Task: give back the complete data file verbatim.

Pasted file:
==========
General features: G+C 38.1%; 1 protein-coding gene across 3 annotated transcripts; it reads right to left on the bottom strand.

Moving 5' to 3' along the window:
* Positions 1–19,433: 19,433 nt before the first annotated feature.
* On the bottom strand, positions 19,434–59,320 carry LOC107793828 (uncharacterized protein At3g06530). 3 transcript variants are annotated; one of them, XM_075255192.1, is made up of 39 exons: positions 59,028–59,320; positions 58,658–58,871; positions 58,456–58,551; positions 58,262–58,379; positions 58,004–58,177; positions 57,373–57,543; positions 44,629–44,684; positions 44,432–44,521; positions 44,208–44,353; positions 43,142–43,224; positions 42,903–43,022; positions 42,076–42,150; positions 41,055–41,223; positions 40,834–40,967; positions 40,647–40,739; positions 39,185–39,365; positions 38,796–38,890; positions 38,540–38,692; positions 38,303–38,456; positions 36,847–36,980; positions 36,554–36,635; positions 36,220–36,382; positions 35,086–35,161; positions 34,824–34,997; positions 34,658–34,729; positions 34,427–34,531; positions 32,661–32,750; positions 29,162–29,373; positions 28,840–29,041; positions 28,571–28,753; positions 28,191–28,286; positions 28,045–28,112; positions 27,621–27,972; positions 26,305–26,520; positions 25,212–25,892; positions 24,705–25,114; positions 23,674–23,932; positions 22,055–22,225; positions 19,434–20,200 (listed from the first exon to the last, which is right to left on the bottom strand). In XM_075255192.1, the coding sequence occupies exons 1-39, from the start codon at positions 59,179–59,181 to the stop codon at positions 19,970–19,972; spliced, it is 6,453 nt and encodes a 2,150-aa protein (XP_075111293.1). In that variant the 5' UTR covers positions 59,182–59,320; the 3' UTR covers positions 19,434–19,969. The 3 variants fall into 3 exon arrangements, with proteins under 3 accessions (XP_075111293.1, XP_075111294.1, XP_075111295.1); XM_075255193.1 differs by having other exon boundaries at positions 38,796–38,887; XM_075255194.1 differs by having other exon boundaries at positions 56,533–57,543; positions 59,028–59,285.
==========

General features: G+C 38.1%; 1 protein-coding gene across 3 annotated transcripts; it reads right to left on the bottom strand.

Moving 5' to 3' along the window:
* Positions 1–19,433: 19,433 nt before the first annotated feature.
* On the bottom strand, positions 19,434–59,320 carry LOC107793828 (uncharacterized protein At3g06530). 3 transcript variants are annotated; one of them, XM_075255192.1, is made up of 39 exons: positions 59,028–59,320; positions 58,658–58,871; positions 58,456–58,551; positions 58,262–58,379; positions 58,004–58,177; positions 57,373–57,543; positions 44,629–44,684; positions 44,432–44,521; positions 44,208–44,353; positions 43,142–43,224; positions 42,903–43,022; positions 42,076–42,150; positions 41,055–41,223; positions 40,834–40,967; positions 40,647–40,739; positions 39,185–39,365; positions 38,796–38,890; positions 38,540–38,692; positions 38,303–38,456; positions 36,847–36,980; positions 36,554–36,635; positions 36,220–36,382; positions 35,086–35,161; positions 34,824–34,997; positions 34,658–34,729; positions 34,427–34,531; positions 32,661–32,750; positions 29,162–29,373; positions 28,840–29,041; positions 28,571–28,753; positions 28,191–28,286; positions 28,045–28,112; positions 27,621–27,972; positions 26,305–26,520; positions 25,212–25,892; positions 24,705–25,114; positions 23,674–23,932; positions 22,055–22,225; positions 19,434–20,200 (listed from the first exon to the last, which is right to left on the bottom strand). In XM_075255192.1, the coding sequence occupies exons 1-39, from the start codon at positions 59,179–59,181 to the stop codon at positions 19,970–19,972; spliced, it is 6,453 nt and encodes a 2,150-aa protein (XP_075111293.1). In that variant the 5' UTR covers positions 59,182–59,320; the 3' UTR covers positions 19,434–19,969. The 3 variants fall into 3 exon arrangements, with proteins under 3 accessions (XP_075111293.1, XP_075111294.1, XP_075111295.1); XM_075255193.1 differs by having other exon boundaries at positions 38,796–38,887; XM_075255194.1 differs by having other exon boundaries at positions 56,533–57,543; positions 59,028–59,285.